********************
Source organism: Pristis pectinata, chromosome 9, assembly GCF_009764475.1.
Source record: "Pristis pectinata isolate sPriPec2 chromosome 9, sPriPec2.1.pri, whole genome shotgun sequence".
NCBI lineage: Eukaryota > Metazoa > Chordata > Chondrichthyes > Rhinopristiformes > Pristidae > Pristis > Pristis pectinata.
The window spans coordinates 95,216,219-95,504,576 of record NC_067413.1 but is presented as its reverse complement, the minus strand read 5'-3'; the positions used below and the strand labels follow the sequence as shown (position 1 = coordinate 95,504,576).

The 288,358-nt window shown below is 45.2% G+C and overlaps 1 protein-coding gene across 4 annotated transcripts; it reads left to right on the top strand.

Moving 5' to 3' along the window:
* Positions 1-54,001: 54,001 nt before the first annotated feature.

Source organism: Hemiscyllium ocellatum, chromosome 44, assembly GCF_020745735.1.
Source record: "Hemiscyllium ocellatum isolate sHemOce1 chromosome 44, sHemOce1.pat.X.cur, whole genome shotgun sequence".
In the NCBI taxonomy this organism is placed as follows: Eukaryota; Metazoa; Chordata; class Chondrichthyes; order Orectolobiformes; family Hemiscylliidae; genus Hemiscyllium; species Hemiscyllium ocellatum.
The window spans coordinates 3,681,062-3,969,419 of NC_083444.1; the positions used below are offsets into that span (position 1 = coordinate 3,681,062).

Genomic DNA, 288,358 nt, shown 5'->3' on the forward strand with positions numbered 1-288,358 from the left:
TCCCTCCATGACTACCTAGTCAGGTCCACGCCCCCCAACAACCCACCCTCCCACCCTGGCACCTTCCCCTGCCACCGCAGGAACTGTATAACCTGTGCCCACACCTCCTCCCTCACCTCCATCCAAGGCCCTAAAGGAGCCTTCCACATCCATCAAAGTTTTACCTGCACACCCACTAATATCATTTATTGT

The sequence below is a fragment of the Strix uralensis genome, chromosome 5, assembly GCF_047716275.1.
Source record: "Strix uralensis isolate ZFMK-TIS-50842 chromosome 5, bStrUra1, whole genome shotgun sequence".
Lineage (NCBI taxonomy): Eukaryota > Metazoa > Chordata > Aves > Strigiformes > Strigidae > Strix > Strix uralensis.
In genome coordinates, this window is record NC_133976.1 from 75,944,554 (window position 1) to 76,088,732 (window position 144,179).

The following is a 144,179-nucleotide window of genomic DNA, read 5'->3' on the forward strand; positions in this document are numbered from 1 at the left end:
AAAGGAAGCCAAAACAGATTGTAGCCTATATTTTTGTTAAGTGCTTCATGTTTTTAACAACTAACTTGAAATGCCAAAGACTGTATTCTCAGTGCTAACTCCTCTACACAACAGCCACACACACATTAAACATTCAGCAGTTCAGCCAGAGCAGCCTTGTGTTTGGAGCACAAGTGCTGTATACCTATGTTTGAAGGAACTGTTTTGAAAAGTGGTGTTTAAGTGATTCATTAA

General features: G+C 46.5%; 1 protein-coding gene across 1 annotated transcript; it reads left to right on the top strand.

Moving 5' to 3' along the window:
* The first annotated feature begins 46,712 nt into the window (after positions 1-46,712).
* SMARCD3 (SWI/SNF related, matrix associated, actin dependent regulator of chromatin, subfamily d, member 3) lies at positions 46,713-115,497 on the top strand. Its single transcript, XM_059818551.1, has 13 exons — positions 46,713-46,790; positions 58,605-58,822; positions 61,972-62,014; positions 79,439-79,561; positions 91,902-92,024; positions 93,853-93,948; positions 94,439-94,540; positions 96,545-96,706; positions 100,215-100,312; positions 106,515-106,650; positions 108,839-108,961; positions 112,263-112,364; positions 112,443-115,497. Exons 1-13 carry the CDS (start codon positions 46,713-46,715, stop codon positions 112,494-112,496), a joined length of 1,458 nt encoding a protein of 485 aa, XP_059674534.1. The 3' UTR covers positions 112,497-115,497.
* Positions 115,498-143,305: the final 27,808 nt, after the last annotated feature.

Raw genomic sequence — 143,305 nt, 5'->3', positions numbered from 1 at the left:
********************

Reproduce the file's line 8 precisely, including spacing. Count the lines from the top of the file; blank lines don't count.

Source organism: Hemiscyllium ocellatum, chromosome 44, assembly GCF_020745735.1.